Elements of a Breach of Contract Claim

By James Woods
Managing Partner

A contract is a legally binding agreement between parties. In order to create a valid contract, an offer is made by one party, the offer is accepted by the other party, and there is an exchange of consideration between the two parties. Should one party to the contract fail to fulfill its obligations to the other party under the contract, there is said to have been a breach of contract.

Elements of a Breach of Contract Claim

In order to successfully bring a breach of contract claim in New York, certain elements must be proven. These elements include:

  • A contract between the parties existed
  • What material performance of the contractual obligations would have looked like
  • The failure of the other part to materially perform the commitments established pursuant to the contract
  • What damages resulted from the other party failing to materially perform obligations under the contract

To prove that a contract existed between the two parties, there must be proof of a legally binding promise which is what a contract is at its essence. In order to be valid and enforceable, the contract formation must have involved the basics including an offer, acceptance, and consideration. Consideration means that both parties must have both given and received something of benefit for the contract to be valid. The contract must also be properly drafted. This is a good idea anyway as poorly drafted contracts and oral contracts as well can all too often lead to disputes.

In order to bring a breach of contract action, the plaintiff bringing the action must have upheld his or her obligations under the contract or have a valid excuse for not performing them. In some instances, for example, a plaintiff’s performance of the contract may have been conditioned on the defendant’s performance. In the event that the defendant did not perform, the plaintiff would have been excused. In this type of situation, the plaintiff will need to allege the facts that justify being excused from contract performance.

For a breach of contract action to succeed, the breach by the defendant must have been a material breach. This means that the breach goes to the heart of the agreement. It cannot be something trivial. The breach must be so significant in nature that it essentially defeats the purpose that was served by the parties contracting with each other in the first place. In contracts that specifically state that time is of the essence, failure to meet the deadlines of the contract will constitute a material breach.

Last, but not least, there are the damages to consider in a breach of contract action. The intent of damages in breach of contract claims is to put the injured party in the same position as would be occupied had the contract never been breached. This means that the law allows a plaintiff to recover both direct and consequential damages. Direct damages are those that flow naturally and foreseeably from a breach of contract. Consequential damages include those damages that would likely have been considered by the parties when they entered into the contract in the first place. Consequential damages, for instance, would include things like lost profits and incidental losses.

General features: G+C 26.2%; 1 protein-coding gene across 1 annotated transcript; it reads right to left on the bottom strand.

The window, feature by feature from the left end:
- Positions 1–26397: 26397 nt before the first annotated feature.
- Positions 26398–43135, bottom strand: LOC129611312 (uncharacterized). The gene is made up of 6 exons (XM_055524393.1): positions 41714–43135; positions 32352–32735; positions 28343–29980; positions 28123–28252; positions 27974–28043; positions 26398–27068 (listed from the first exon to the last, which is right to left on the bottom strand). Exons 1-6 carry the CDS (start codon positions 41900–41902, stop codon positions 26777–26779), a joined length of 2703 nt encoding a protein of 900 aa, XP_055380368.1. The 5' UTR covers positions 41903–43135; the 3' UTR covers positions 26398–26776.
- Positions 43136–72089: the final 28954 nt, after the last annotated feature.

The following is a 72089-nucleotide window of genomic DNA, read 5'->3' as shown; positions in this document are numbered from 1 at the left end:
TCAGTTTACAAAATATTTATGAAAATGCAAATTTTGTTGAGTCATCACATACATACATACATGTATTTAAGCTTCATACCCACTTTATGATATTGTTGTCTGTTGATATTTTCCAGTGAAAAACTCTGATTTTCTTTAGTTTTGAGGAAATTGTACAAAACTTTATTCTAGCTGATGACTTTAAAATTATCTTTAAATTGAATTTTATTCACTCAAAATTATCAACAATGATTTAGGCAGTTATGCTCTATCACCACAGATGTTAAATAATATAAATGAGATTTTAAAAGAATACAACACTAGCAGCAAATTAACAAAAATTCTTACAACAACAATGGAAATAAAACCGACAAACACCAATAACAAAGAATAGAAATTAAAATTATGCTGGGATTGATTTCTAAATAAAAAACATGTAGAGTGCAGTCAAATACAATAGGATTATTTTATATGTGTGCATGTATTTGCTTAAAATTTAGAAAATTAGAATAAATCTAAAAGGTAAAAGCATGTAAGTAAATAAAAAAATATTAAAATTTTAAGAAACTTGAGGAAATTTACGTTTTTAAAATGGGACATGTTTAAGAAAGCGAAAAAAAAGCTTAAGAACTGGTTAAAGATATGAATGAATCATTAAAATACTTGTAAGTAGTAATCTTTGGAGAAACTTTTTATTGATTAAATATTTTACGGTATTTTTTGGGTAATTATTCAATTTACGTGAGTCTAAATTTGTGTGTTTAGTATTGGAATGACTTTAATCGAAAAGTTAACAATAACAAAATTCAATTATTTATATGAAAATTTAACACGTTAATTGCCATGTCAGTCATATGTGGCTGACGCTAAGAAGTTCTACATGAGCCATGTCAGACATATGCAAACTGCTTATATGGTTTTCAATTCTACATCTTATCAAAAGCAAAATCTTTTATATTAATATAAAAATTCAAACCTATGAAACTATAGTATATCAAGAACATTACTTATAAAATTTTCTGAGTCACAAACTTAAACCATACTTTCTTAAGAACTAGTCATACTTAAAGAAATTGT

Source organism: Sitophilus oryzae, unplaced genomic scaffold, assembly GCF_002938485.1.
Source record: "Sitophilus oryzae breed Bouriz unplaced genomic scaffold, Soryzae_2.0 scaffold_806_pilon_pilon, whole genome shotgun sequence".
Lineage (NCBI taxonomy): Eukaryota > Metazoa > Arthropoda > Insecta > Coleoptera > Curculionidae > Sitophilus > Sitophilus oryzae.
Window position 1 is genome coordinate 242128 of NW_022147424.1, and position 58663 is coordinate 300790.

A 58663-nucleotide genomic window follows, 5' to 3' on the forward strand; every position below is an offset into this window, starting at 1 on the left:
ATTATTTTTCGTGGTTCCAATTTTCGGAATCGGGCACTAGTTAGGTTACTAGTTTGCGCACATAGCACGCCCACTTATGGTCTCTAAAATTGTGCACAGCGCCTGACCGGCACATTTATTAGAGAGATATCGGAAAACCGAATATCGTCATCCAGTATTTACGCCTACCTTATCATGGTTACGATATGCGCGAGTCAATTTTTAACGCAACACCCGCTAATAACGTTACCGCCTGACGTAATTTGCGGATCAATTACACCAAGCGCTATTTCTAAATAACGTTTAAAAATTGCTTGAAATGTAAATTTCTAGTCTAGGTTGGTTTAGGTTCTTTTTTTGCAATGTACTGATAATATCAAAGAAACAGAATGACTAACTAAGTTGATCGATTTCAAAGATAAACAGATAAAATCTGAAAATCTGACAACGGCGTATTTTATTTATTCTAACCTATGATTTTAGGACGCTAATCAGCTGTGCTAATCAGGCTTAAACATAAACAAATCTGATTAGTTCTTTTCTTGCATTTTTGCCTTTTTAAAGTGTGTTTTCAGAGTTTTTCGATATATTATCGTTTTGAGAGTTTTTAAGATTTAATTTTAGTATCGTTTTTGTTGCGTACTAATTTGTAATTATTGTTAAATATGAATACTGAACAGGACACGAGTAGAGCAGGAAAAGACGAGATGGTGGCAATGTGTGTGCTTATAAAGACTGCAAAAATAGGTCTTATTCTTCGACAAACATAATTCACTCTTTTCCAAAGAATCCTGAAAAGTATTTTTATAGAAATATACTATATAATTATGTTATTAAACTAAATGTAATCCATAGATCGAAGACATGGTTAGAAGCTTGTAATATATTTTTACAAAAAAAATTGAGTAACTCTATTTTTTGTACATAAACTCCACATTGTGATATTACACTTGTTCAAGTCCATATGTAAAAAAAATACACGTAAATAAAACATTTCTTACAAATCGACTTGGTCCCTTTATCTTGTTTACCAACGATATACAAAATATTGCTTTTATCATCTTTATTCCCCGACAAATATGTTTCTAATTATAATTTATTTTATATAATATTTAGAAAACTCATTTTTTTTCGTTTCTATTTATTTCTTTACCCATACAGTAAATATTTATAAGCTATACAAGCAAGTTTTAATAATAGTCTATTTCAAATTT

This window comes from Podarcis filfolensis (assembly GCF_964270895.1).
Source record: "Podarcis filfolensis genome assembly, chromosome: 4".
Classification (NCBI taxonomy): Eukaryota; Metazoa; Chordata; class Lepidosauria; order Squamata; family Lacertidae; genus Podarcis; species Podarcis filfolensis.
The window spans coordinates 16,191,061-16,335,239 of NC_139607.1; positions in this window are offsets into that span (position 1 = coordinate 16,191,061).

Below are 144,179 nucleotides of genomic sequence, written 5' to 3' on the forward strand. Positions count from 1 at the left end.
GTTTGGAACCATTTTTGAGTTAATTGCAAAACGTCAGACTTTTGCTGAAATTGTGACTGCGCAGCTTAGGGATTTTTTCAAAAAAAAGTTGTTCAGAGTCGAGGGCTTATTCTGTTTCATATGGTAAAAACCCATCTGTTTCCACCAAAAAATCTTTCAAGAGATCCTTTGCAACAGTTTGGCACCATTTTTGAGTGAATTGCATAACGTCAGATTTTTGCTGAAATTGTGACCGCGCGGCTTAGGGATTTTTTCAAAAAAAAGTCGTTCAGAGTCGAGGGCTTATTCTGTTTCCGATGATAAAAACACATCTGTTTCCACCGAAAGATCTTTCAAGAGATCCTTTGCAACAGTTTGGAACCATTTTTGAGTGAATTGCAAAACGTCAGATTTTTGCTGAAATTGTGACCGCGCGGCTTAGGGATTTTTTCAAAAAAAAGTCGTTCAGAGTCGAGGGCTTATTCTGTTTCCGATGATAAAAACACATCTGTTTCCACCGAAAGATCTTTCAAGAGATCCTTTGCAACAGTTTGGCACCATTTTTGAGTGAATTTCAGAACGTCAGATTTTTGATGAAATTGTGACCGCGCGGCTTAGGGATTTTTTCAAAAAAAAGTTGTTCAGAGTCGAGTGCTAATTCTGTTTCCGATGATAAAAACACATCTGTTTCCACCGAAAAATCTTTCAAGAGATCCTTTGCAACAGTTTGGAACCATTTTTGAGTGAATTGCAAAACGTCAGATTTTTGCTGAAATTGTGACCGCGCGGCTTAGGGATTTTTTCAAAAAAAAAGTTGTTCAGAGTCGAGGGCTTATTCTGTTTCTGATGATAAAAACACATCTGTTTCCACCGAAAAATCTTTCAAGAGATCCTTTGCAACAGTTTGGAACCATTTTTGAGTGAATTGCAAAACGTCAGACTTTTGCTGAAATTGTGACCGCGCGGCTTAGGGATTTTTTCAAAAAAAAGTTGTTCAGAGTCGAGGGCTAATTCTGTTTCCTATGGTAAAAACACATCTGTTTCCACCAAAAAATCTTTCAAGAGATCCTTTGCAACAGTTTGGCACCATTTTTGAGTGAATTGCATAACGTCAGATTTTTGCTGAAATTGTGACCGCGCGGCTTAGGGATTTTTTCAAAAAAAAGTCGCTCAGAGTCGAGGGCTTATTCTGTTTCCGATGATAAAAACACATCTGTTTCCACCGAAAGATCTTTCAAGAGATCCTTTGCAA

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About the Author

James Woods, Managing Partner of Woods Lonergan, holds more than 25 years of experience in corporate, real estate, and business legal matters. His expertise in handling negotiations, litigation, jury trials, and all forms of alternative dispute resolution spans multiple areas, including corporate, real estate, and commercial litigation. James actively represents dozens of Cooperative and Condominium Boards and serves as counsel to many Corporate Boards. Prior to founding the firm, James proudly served as an Assistant District Attorney for Nassau County and handled both jury and bench trials. With experience that also covers sophisticated transactions and complex acquisitions, James also serves as counsel to several domestic companies in a range of industries and commercial arenas, including real estate, insurance, banking, transportation, and construction. If you have any questions about this article you can contact attorney James Woods through his biography page.

Disclaimer: The information in this article and blog post (“post”) is provided for informational purposes only, and may not reflect the current law(s) in every jurisdiction. No information contained in this post should be construed as legal advice from Woods Lonergan PLLC or the individual author(s), nor is it intended to be a substitute for legal counsel on any subject matter. Nothing herein shall be construed to create an attorney-client relationship with Woods Lonergan PLLC. No reader of this post should act or refrain from acting on the basis of any information included in, or accessible through, this Post without seeking the appropriate legal or other professional advice on the particular facts and circumstances at issue from an attorney licensed in the recipient’s jurisdiction. This post is attorney advertising.
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